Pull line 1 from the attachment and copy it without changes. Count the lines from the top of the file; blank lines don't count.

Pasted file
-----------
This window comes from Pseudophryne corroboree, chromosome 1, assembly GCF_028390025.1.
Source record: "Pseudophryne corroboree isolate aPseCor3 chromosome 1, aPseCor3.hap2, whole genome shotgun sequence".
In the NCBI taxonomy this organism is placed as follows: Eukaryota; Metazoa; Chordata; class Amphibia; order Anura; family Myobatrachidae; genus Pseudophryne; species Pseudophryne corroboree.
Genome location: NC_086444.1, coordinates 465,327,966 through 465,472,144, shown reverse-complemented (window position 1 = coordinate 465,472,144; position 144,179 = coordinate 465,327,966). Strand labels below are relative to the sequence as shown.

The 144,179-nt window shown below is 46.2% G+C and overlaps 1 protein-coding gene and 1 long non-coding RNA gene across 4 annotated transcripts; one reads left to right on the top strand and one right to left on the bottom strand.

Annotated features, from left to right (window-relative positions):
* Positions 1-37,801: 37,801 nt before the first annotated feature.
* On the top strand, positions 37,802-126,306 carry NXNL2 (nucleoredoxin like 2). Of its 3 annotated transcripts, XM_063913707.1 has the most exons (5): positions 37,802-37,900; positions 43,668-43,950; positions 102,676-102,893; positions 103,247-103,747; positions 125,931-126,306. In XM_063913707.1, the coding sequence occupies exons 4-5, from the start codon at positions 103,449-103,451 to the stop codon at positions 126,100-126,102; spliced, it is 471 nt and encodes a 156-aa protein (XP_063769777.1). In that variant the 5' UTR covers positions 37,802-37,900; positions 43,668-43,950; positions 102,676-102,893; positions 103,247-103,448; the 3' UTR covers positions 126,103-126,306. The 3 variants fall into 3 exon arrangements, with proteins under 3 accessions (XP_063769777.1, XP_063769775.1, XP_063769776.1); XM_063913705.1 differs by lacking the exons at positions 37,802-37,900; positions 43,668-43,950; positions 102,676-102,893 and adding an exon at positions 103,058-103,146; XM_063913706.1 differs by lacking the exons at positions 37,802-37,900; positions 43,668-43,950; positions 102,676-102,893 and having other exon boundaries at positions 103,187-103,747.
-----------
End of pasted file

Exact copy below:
This window comes from Pseudophryne corroboree, chromosome 1, assembly GCF_028390025.1.